International Journal of ChemTech Research CODEN (USA): IJCRGG, ISSN: 09744290, ISSN(Online):24559555 Vol.10 No.3, pp 143148, 2017

Partial Replacement of Cement by Barites and Lime Powder in Concrete
P.Meenakshi1
APII / Department of Civil and Structural Engineering & SCSVMV University Kanchipuram, India
Abstract : This study represents the behavior of concrete, having partial Replacement of cement with barites and lime powder. M30 grade concrete was used for which the barites and lime powder is replaced and an experimental study was carried out and the effect on compressive strength characteristics (0%, 10%, 20%, 30%) was studied. The result of this present investigation indicates that the replacement of cement with barites and lime powder showed an increase in the compressive strength in the early stages 7th day. The compressive strength when tested on 14th day showed almost the same results for all the mixes, but the results did not show any positive results for 28th day. The usage of barites and lime powder as a replacement for cement in concrete not shown increases in compressive strength in 28th day.
Keywords : barites , lime powder, concrte, compressive strength.
Introduction
Concrete is composed mainly of cement, aggregate, water. Concrete solidifies and hardens after mixing with water and placement due to a chemical process known as hydration. The water reacts with the cement, which bonds the other components together, eventually creating a stonelike material. Concrete is used more than any other manmade material in the world. The most common form of commercial lime used in concrete is slaked lime. In 19 th century the use of lime mortar in new construction gradually declined, largely due to Portland’s ease of use, quick setting & high compressive strength. Barite is a clean, smooth, naturally unresponsive and inexpensive mineral. It is nontoxic & also chemically and physically unreactive. Barite has the ability to block xray & gammaray emissions .It is used to make highdensity concrete to block xray emissions in hospitals, power plants & laboratories.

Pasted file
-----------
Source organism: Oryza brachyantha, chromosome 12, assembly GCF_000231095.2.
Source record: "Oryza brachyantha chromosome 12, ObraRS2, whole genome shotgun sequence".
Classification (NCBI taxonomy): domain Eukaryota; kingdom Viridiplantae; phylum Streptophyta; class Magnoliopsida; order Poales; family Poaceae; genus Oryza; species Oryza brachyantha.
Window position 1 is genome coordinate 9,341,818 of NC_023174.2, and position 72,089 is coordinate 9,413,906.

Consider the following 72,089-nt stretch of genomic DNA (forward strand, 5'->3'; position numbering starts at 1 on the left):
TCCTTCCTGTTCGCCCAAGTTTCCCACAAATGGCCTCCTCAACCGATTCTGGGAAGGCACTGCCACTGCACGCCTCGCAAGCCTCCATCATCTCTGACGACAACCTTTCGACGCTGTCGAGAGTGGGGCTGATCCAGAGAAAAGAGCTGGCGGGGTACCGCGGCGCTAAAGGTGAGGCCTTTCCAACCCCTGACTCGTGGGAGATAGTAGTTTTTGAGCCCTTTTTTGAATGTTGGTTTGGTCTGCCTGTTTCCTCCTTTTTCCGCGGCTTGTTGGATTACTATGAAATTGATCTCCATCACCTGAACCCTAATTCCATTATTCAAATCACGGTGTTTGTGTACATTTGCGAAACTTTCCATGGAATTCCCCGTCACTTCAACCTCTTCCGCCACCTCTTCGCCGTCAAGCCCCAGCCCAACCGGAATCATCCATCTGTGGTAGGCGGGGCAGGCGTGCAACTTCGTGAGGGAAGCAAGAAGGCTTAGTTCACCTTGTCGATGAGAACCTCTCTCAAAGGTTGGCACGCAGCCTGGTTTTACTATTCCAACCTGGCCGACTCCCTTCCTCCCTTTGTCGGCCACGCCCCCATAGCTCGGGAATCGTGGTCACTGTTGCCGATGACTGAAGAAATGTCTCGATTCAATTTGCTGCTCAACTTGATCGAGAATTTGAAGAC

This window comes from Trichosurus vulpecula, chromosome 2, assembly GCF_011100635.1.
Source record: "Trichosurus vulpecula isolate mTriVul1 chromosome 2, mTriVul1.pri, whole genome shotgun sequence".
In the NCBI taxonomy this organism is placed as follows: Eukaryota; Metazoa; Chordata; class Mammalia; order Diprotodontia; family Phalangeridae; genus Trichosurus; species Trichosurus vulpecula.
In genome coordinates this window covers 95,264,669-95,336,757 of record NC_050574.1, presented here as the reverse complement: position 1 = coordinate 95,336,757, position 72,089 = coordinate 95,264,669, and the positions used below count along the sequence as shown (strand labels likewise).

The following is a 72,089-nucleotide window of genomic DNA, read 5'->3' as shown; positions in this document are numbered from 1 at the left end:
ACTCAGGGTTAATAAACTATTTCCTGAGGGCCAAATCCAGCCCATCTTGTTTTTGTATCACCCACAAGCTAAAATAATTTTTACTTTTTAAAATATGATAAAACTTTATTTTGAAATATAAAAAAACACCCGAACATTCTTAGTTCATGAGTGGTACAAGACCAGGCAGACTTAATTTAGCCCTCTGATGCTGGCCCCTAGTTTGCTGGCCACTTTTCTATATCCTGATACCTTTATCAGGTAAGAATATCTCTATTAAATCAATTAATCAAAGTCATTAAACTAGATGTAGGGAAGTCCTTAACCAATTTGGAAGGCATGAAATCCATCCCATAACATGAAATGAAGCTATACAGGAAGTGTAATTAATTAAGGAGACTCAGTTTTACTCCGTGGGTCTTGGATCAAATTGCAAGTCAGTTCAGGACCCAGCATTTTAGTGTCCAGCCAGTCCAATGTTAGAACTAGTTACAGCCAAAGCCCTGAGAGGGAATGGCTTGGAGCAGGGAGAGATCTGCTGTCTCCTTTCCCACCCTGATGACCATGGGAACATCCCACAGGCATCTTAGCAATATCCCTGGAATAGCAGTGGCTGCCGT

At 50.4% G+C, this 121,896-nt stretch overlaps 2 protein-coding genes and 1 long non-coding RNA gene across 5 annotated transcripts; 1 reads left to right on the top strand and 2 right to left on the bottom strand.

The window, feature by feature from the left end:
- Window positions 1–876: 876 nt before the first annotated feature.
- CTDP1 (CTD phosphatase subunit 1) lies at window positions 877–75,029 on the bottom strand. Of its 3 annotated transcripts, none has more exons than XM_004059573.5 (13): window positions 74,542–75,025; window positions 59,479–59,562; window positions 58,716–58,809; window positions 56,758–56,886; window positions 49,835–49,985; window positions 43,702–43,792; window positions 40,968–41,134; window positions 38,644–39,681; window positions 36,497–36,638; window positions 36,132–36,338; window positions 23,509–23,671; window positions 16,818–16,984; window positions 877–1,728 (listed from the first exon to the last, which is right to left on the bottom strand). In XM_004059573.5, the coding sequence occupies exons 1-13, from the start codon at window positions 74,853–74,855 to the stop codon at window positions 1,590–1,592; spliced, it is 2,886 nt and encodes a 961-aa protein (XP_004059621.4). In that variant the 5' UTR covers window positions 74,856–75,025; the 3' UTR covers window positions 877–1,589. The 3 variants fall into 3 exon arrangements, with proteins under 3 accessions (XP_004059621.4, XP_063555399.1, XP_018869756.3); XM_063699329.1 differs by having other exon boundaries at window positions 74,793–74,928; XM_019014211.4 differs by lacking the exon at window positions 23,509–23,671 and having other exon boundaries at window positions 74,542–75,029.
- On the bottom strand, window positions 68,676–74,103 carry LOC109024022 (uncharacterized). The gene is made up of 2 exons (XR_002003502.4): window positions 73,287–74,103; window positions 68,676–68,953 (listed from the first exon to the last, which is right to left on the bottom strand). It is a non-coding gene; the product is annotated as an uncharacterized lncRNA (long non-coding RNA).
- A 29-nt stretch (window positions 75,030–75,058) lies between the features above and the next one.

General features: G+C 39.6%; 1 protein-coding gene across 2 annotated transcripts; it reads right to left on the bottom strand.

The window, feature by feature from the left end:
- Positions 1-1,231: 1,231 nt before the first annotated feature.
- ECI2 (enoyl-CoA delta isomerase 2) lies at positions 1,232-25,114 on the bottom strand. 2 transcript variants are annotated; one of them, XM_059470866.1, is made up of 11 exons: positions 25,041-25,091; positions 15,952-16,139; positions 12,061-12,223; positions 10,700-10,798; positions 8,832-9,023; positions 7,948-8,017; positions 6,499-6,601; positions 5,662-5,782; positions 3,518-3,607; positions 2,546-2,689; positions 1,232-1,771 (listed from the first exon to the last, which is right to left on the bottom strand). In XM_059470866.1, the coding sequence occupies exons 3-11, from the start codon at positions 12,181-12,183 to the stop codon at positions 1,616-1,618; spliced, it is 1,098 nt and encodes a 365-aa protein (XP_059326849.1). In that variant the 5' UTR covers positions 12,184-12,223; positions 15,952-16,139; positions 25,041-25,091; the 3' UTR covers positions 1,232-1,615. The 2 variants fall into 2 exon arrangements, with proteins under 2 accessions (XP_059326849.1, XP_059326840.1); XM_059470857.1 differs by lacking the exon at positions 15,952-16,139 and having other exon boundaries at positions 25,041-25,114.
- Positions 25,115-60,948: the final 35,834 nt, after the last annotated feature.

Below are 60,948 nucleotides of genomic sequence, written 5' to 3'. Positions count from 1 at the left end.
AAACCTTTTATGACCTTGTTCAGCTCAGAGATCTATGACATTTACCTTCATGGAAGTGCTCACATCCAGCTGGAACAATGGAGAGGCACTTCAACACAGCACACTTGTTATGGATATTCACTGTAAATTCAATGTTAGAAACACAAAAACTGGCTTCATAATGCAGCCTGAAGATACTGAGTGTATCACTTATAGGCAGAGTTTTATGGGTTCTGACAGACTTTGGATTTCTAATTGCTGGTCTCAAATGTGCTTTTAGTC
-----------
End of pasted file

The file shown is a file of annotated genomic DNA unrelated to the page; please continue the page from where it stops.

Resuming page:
Materials Used
Fine Aggregate Natural river sand with material passing through a 4.75mm sieve and retained a 60 micron sieve is used for the preparation of concrete. Coarse Aggregate: Coarse aggregate of the maximum sizes 20 mm, 16mm and 12.5mm is used for the preparation of concrete. Cement: The cement used to be locally available 53 Grade of ordinary Portland cement. The cement has a specific gravity of 3.15. Water: Portable water available in the laboratory with pH value of 7.0 and conforming. It is used for making the concrete and curing the specimens as well. Baryte powder: Natural barium sulfate known as barite, it is a high brightness, high specific gravity, low oil absorption insert filler. It finds use in powder coatings because of its high specific gravity, good brightness and low oil absorption. Lime powder : A dry white powder consisting essentially of calcium hydroxide obtained by treating lime with water —called also slaked lime. The addition of limestone filler to neat cement pastes and mortars reduces the diffusion coefficient of chloride ions. They also reported
that the amount of limestone increases the heat of hydration, as well as the free lime and compressive strength while the total porosity decreases at early ages. Table 1 shows the M30 concrete mix design.
Table 1 M30 Concrete Mix Design

Grade Designation 
M30 
1 
Type of Cement 
OPC 53 grade 
2 
Maximum Nominal Aggregate Size 
20 mm 
3 
Minimum Cement Content 
310 kg/m3 
4 
Maximum Water Cement Ratio 
0.45 
5 
Workability 
5075 mm (Slump) 
6 
Exposure Condition 
Normal 
7 
Degree of Supervision 
Good 
8 
Type of Aggregate 
Crushed Angular Aggregate 
9 
Maximum Cement Content 
540 kg/m3 
Test Data for Materials 

1 
Cement Used 
OPC 53 grade 
2 
Sp. Gravity of Cement 
3.15 
3 
Sp. Gravity of Water 
1.00 
4 
Sp. Gravity of 20 mm Aggregate 
2.884 
5 
Sp. Gravity of 10 mm Aggregate 
2.878 
6 
Sp. Gravity of Sand 
2.605 
7 
Cement Used 
OPC 53 grade 
8 
Degree of Supervision 
Good 
9 
Type of Aggregate 
Crushed Angular Aggregate 
10 
Maximum Cement Content 
540 kg/m3 
Target Strength for Mix Proportioning 

1 
Target Mean Strength 
Target Mean Strength 
2 
Characteristic Strength @ 28 days 
Characteristic Strength @ 28 days 
Selection of Water Cement Ratio 

1 
Maximum Water Cement Ratio 
0.45 
2 
Adopted Water Cement Ratio 
0.42 
Selection of Water Content 

1 
Maximum Water content 
186 Lit. 
2 
Estimated Water content for 5075 mm Slump 
160 Lit.